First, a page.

Bottom line: The PC market has certainly seen better days, but one thing is certain – the surge in demand due to the shift to hybrid work and study is over, and consumers are in no rush to upgrade their PCs. system. It sees CPU and GPU shipments falling in 2022, but it’s unclear if this will lead to any significant price reductions this year.
Pandemic-fueled spending on new PCs and upgrades for aging systems seems to have ended as CPU shipments fell 35.3 percent in Q4 2022 over the same period in 2021 and 17.4 percentage lower than the previous quarter. This shouldn’t be a big surprise since earlier this month we learned that motherboard makers saw their shipments fall in 2022 with no expectation for a significant recovery until 2024 .
According to Jon Peddie Research, there is a similar story developing for GPUs where sales fell 38 percent year-on-year in the last quarter of 2022 and 15.4 percent from the three months before. Desktop graphics card shipments saw a 7.8 percent increase in shipments from the last quarter, while notebook GPU shipments saw a 43 percent decline over the same period — the largest observed in more than a decade.
There are several important observations, the most important of which is that the overall GPU market cratered last year. Inflation and perceived high demand keep prices high even for last-generation hardware, and companies like Nvidia and AMD decide to launch new models relatively late in the year with equal or lower performance per dollar. As a result, AIB partners shipped 7.4 million units to retailers in Q4 2022 compared to around 13.2 million units in Q4 2021.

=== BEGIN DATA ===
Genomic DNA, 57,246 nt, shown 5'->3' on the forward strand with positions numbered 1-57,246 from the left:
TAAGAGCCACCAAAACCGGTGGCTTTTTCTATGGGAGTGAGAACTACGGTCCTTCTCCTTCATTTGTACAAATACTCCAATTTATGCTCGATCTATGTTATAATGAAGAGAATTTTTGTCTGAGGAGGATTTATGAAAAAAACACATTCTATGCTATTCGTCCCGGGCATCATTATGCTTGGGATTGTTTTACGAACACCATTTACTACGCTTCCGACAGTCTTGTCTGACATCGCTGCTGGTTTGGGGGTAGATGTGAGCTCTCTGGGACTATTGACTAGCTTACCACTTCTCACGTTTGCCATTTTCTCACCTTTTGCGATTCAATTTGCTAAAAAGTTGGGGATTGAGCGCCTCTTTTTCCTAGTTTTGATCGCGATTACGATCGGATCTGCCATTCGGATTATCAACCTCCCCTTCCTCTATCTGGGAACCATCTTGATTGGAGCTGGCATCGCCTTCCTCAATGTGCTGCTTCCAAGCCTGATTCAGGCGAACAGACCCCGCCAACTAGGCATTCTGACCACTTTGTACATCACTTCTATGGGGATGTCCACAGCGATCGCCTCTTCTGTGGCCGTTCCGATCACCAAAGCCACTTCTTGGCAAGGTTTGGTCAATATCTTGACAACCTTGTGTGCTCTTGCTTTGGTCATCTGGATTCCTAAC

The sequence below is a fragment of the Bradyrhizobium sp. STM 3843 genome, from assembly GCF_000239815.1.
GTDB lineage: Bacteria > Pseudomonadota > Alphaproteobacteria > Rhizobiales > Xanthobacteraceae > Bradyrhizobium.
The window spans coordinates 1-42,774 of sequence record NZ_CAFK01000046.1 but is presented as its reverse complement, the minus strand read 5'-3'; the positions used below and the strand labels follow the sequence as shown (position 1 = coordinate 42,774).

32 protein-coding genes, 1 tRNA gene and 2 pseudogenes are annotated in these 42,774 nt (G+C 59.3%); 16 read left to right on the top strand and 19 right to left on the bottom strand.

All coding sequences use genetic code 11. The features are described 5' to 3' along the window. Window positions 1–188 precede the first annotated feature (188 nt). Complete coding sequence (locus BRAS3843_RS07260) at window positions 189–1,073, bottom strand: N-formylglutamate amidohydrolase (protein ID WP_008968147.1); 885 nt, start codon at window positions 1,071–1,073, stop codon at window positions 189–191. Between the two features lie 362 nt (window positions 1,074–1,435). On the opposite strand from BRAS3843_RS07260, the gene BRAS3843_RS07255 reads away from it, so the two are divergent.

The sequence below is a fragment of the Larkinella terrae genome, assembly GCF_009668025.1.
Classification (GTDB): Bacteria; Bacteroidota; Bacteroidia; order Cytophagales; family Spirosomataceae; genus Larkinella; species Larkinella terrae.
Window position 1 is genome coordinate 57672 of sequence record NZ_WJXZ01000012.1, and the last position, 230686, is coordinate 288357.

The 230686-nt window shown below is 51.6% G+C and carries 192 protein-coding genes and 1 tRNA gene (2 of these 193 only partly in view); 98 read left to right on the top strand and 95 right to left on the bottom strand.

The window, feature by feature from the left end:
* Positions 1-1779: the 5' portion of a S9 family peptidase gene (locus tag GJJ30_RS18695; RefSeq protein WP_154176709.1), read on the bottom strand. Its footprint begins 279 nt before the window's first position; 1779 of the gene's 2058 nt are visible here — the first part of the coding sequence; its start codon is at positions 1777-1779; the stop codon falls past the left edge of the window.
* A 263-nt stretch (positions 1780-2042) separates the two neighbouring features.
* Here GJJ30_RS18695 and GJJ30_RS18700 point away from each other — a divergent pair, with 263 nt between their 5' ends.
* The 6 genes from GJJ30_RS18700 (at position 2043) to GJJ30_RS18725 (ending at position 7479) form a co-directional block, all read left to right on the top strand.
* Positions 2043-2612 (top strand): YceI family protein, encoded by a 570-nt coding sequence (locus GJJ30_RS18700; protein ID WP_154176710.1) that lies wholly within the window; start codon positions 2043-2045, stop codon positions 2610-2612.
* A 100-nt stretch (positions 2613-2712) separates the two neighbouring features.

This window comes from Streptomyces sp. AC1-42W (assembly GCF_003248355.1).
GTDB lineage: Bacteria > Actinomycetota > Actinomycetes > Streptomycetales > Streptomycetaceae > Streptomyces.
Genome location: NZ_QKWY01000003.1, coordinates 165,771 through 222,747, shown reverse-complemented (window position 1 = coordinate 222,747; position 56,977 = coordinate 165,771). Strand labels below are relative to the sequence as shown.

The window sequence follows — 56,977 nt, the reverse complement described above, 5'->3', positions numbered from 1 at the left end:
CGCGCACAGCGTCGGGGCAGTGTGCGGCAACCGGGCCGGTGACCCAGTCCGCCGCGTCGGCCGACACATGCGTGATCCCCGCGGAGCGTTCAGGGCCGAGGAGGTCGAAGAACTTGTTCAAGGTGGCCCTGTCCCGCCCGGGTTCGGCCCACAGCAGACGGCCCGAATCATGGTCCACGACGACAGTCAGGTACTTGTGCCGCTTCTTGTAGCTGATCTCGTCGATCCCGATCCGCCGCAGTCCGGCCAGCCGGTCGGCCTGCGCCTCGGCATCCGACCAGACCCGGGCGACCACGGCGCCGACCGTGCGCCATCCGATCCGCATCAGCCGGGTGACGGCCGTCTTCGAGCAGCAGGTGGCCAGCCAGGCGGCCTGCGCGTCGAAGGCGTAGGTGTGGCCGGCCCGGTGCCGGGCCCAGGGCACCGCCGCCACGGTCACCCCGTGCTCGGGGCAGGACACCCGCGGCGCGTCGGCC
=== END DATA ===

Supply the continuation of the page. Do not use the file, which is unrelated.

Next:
Intel remains the largest GPU supplier in the world thanks to the integrated graphics solutions found in most of its processors, but Team Blue has yet to make a dent in the discrete GPU market. The company has been slowly improving the appeal and availability of the Arc Alchemist GPUs, so it will be a while before we have a clear idea of how well they will sell. Meanwhile, Intel is busy working on Battlemage, a new family of GPUs designed to compete with Nvidia and AMD models in terms of performance per dollar.
Nvidia’s share of the GPU market is now 17 percent, while AMD sits at a more modest 12 percent. Both companies made similar gaming profits last quarter, but the latter will face fierce competition from Intel, which is looking to flood the market with value-oriented discrete GPUs in the coming months. . As for Nvidia, its eyes are focused on the AI training market where the demand for special accelerator hardware is on the rise.
Analysts at Jon Peddie Research expect overall GPU sales to remain flat over the next few years while desktop models could grow to 32 percent of total shipments by 2026.